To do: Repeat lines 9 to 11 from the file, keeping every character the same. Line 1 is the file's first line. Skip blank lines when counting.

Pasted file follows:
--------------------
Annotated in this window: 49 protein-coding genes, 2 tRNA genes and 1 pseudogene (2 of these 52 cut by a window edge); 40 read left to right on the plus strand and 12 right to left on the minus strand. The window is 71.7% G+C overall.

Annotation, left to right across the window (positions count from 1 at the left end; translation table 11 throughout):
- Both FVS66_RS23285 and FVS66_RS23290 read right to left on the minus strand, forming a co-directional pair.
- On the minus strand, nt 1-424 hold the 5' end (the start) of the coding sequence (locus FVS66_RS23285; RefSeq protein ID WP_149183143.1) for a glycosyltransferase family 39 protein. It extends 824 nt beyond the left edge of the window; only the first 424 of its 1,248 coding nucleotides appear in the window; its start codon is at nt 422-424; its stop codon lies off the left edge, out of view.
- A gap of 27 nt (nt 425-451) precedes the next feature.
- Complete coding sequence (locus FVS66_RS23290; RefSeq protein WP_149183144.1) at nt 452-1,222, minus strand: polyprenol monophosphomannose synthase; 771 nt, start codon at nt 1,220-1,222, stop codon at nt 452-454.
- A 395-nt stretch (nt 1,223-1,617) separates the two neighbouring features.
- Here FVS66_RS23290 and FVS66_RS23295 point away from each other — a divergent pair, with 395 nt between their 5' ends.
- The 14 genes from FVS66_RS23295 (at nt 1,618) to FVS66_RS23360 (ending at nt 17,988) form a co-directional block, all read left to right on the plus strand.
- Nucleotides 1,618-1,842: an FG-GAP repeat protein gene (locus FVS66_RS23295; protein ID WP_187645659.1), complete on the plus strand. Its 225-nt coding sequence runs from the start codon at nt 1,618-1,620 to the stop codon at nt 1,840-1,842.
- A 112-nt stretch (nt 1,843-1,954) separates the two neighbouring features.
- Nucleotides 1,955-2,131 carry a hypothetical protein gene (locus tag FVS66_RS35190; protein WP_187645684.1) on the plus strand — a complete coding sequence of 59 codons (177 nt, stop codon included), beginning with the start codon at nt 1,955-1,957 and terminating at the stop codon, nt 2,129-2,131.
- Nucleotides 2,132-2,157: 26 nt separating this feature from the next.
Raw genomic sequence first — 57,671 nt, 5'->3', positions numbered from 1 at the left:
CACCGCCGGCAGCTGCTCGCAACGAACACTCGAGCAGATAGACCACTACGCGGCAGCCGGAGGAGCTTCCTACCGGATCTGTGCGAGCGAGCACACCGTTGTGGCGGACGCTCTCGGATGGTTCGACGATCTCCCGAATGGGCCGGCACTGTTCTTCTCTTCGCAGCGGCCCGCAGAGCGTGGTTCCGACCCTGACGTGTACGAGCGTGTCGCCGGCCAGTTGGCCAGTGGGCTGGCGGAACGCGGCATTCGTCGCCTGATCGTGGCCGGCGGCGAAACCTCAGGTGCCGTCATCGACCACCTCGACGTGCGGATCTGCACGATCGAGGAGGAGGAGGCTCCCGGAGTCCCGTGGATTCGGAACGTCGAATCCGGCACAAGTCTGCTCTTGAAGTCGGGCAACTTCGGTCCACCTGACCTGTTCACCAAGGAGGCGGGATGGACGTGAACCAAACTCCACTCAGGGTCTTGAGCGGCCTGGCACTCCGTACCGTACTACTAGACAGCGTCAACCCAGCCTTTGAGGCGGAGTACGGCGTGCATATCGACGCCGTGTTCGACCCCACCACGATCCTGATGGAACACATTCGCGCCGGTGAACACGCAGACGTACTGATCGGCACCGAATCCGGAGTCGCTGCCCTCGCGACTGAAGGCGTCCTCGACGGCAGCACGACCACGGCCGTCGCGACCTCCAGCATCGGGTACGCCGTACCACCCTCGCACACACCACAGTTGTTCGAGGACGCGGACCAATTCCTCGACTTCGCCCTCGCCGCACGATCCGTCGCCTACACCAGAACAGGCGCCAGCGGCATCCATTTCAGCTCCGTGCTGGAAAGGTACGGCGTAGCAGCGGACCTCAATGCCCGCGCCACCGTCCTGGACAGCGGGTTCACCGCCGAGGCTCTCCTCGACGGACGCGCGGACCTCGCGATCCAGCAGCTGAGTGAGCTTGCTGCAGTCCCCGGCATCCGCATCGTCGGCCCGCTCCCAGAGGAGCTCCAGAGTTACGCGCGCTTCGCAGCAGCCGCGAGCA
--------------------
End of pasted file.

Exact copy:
- The 14 genes from FVS66_RS23295 (at nt 1,618) to FVS66_RS23360 (ending at nt 17,988) form a co-directional block, all read left to right on the plus strand.
- Nucleotides 1,618-1,842: an FG-GAP repeat protein gene (locus FVS66_RS23295; protein ID WP_187645659.1), complete on the plus strand. Its 225-nt coding sequence runs from the start codon at nt 1,618-1,620 to the stop codon at nt 1,840-1,842.
- A 112-nt stretch (nt 1,843-1,954) separates the two neighbouring features.